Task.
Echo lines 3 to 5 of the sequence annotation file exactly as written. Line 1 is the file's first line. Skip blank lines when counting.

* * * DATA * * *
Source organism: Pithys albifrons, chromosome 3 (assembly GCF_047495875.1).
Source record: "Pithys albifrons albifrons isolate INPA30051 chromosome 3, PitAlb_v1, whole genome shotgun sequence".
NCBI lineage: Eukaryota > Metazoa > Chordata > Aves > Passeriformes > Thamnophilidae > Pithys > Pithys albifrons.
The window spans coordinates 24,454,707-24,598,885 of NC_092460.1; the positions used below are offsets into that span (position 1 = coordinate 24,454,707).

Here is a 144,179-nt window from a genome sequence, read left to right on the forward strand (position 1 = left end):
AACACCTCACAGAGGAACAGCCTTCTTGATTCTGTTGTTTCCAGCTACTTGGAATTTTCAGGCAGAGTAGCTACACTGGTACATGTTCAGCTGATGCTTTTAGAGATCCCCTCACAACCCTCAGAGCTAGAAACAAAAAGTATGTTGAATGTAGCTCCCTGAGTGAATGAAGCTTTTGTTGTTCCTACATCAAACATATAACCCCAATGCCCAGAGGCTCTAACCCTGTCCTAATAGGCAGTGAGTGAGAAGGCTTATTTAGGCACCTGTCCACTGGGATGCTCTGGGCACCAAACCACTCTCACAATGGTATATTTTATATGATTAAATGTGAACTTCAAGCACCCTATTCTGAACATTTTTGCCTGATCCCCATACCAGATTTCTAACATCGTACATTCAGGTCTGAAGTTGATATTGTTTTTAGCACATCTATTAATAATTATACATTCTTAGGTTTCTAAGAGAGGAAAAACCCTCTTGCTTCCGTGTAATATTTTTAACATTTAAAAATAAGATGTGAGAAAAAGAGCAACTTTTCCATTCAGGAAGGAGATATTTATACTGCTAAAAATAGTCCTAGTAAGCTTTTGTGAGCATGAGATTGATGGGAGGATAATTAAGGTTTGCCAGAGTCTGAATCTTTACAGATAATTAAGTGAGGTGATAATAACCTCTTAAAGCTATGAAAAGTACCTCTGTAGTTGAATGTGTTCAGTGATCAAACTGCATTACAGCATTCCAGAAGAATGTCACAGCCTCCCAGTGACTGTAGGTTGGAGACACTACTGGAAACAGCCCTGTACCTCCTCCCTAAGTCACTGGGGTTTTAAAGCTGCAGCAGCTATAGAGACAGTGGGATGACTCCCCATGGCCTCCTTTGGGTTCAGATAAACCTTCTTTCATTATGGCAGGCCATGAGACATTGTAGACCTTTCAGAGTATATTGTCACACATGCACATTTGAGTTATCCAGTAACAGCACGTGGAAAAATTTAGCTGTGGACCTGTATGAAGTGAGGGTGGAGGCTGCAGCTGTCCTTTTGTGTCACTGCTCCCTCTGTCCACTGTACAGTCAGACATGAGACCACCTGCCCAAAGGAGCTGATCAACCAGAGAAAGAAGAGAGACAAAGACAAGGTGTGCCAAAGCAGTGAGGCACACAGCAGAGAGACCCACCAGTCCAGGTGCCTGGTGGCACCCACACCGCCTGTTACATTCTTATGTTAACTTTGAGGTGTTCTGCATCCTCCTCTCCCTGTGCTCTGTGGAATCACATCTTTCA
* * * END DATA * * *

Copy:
NCBI lineage: Eukaryota > Metazoa > Chordata > Aves > Passeriformes > Thamnophilidae > Pithys > Pithys albifrons.
The window spans coordinates 24,454,707-24,598,885 of NC_092460.1; the positions used below are offsets into that span (position 1 = coordinate 24,454,707).

Here is a 144,179-nt window from a genome sequence, read left to right on the forward strand (position 1 = left end):